Dorno, Carl W. M.
Dorno, Carl W. M.
(b. Königsberg, Prussia [now Kaliningrad, U.S.S.R.], 3 August 1865; d. Davos, Switzerland, 22 April 1942)
The son of Carl Dorno and the former Emma Lehnhard, Dorno came from an old Königsberg merchant family. In 1891 he took over his father’s business; and the following year he married Erna Hundt, from Hamburg, who bore him one daughter. When Dorno was thirty-three years old, he began to study chemistry, physics, political economy, and law at Königsberg University, capping his studies with a doctorate in chemistry in 1904. After his daughter contracted tuberculosis, he moved the family to Davos, an alpine town frequented by consumptives; here he became concerned with determining the factors that made the climate beneficial. In order to conduct research he established a private physical-meteorological observatory, financing it with his personal fortune.
From the beginning Dorno sought the exact measurement and recording of solar and celestial radiation, separately and combined, to determine the total energy and the energies of single spectral regions. For this purpose it was necessary to construct better instruments. Aided by R. Thilenius, Dorno constructed a pyrheliograph, based on older pyrheliometer principles, with a continuous intensity scale that permitted its use in atmospheric investigations, and the Davos frigorimeter. With the information recorded by his new instruments Dorno investigated the annual and diurnal variation of radiation, not only for Davos but also for other places at various latitudes and altitudes.
At high altitudes the intensity of solar radiation is nearly constant; this is the most important factor in the beneficial effects of high-altitude air. On the highest peaks radiation is higher in winter than in summer because of the ellipticity of the earth’s orbit. For the most part water vapor diminishes radiation, especially ultraviolet radiation. Dorno’s investigations on the ultraviolet were so pioneering that the radiation between 2,900 and 3,200 angstrom units is called Dorno’s radiation. He also deduced the concept of biological cooling and was thus the founder of bioclimatology.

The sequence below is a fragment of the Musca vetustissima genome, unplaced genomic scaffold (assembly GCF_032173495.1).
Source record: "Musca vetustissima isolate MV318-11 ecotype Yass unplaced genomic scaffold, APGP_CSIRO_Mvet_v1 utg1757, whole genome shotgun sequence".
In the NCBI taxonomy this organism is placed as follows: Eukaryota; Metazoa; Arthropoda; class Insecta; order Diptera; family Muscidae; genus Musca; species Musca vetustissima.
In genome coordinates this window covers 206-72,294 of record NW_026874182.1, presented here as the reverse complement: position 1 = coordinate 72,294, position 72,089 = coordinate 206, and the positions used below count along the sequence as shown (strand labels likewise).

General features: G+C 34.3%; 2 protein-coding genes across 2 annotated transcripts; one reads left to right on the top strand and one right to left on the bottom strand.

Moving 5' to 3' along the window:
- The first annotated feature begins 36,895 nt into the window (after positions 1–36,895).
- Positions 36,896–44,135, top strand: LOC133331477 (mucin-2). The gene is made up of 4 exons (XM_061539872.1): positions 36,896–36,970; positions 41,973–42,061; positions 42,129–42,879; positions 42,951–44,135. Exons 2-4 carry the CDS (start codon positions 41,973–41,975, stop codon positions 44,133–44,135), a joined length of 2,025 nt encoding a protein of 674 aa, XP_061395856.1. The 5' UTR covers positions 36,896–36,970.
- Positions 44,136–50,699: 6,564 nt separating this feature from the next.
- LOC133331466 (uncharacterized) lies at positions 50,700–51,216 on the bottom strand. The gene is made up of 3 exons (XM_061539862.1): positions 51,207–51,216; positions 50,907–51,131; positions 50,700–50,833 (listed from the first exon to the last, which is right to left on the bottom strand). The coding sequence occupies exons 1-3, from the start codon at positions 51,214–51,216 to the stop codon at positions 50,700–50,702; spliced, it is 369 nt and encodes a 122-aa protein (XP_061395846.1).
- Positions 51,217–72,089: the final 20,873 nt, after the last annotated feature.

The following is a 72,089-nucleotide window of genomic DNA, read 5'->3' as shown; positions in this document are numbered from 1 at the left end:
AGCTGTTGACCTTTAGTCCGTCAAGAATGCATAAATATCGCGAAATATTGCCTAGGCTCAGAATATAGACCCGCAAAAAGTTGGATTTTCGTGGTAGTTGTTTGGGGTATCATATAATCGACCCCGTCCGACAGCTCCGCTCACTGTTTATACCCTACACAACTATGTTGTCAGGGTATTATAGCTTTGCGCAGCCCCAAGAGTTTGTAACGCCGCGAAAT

Dorno’s daughter died in 1912; but rather than return to Germany, he decided to devote his life to the work he had begun. The loss of his fortune after World War I brought him many difficulties, but the Swiss government took over his observatory and its financial maintenance, permitting him to observe and publish freely as before. In 1926 Dorno retired as director but remained very active in meteorological-physiological studies. Since the mid-1930’s he had suffered from difficulties with his vision, which gradually worsened, so that at last he could no longer continue his scientific work.
Among Dorno’s honors were an honorary M.D. from the University of Basel (1922) and the title of “professor” from the Prussian government.
Dorno’s writings are Studien über Licht und Luft des Hochgebirges (Brunswick, 1911); Dämmerungs- und Ringerschein. 1911–1917 (Brunswick, 1917); Physik der Sonnenund Himmelsstrahlung (Brunswick, 1919); Himmelshelligkeit, Himmelspolarisation und Sonnenintensität, 1911–1918 (Brunswick, 1919); Klimatologie im Dienste der Medizin (Brunswick, 1920); “Fortschritte in Strahlungsmessung (Pyrheliograph),” in Meteorologische Zeitschrift, 39 (1922), 303–323; Meteorologische - physikalische - physiologische Studie Muottas-Muraigl (Davos, 1924); “Über die Verwendbarkeit von Eder’s Graukeilphotometer im meteorologische Dienst,” in Meteorologische Zeitschrift, 42 (1925), 87–97; “Davoser Frigorimeter,” ibid., 45 (1928), 401–421; Assuan, eine meteorologische-physikalische-physiologische Studie (Davos, 1932); and Das Klima von Agra, eine dritte und letzte meteorologische-physiologische Studie (Davos, 1934).
On Dorno, see R. Süring, “Carl Dorno,” in Meteorologische Zeitschrift, 59 (1942), 202–205.
H. C. Freiesleben